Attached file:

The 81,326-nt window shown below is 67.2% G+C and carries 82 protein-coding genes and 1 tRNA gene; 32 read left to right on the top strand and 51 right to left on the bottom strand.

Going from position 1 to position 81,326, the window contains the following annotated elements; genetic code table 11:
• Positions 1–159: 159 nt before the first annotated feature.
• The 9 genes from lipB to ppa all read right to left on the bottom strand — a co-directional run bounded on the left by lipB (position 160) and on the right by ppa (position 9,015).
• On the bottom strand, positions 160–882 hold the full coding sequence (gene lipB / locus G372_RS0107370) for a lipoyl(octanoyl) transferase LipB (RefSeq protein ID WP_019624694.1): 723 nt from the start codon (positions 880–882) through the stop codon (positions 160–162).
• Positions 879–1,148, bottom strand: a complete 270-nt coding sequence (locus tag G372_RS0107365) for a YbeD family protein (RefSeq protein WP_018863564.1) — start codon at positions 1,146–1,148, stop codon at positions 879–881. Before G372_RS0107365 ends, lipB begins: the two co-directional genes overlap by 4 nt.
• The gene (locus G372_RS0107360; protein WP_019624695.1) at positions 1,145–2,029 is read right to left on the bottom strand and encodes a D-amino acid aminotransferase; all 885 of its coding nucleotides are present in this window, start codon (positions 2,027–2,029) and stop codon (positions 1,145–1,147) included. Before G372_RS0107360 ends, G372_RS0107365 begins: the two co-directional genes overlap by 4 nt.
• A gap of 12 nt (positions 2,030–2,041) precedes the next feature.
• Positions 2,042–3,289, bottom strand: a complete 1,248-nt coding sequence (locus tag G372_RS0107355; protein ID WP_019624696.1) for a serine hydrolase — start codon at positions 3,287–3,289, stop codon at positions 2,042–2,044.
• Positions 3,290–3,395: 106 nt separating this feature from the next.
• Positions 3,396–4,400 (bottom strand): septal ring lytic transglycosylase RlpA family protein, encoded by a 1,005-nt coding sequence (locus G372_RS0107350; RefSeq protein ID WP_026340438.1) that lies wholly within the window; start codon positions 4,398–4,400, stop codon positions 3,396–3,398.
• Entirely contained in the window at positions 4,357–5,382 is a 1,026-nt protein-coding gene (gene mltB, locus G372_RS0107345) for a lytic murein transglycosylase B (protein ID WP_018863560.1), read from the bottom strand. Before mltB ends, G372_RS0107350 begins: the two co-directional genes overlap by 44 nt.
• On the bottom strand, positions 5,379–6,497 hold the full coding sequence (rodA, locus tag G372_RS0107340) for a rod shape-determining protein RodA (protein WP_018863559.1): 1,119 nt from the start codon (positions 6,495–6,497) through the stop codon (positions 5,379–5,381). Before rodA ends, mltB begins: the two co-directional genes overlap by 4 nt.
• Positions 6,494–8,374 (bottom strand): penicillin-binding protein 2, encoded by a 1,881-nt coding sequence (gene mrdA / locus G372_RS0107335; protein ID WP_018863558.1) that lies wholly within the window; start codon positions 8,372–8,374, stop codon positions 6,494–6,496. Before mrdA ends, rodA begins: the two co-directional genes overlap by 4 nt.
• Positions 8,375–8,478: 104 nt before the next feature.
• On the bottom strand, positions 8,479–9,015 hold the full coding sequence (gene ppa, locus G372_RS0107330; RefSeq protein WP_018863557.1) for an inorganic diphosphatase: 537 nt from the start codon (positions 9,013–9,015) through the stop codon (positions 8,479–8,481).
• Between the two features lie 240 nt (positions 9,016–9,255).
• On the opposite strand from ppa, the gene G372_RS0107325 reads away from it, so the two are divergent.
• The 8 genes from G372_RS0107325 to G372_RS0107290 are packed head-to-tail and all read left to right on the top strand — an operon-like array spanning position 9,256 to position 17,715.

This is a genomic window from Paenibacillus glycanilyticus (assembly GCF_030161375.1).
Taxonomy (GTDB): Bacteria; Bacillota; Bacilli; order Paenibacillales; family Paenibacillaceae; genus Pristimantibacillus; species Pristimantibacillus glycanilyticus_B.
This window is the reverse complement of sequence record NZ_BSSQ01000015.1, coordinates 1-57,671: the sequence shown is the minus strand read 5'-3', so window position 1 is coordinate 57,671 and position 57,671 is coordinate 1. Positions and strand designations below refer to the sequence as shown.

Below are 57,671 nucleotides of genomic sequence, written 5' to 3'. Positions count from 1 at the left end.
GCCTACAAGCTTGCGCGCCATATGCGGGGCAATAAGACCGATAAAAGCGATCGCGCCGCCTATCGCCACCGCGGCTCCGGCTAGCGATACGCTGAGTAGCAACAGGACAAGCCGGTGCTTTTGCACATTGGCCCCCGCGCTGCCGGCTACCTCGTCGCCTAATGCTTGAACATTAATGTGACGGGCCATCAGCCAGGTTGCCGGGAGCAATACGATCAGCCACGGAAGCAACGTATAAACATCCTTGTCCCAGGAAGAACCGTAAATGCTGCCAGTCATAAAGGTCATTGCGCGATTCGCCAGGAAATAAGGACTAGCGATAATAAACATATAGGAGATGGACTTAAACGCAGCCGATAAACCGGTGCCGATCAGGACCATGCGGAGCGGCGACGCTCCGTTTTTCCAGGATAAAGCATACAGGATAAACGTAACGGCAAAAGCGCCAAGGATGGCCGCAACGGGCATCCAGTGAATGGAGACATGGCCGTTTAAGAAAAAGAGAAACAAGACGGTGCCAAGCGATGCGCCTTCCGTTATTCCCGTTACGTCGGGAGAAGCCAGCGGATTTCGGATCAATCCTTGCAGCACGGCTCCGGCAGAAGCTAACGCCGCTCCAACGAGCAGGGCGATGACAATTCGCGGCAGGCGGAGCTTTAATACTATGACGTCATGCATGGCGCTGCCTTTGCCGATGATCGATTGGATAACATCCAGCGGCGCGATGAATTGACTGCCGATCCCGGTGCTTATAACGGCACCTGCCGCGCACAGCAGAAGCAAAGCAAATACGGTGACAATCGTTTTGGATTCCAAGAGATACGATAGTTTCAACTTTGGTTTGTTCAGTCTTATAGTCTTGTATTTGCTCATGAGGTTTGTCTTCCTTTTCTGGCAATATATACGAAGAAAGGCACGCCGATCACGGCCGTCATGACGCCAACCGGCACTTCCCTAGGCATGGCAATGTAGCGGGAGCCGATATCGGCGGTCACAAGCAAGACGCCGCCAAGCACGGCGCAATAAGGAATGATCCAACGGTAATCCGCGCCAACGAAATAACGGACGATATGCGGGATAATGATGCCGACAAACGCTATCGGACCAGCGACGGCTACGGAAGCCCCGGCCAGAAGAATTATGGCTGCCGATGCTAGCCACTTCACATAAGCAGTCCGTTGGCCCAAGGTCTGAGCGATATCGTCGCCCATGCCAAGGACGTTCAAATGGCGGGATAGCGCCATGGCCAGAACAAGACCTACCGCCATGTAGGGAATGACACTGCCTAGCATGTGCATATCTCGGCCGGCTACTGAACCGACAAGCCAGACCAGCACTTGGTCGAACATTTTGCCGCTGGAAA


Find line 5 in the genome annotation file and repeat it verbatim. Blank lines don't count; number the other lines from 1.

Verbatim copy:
• On the bottom strand, positions 160–882 hold the full coding sequence (gene lipB / locus G372_RS0107370) for a lipoyl(octanoyl) transferase LipB (RefSeq protein ID WP_019624694.1): 723 nt from the start codon (positions 880–882) through the stop codon (positions 160–162).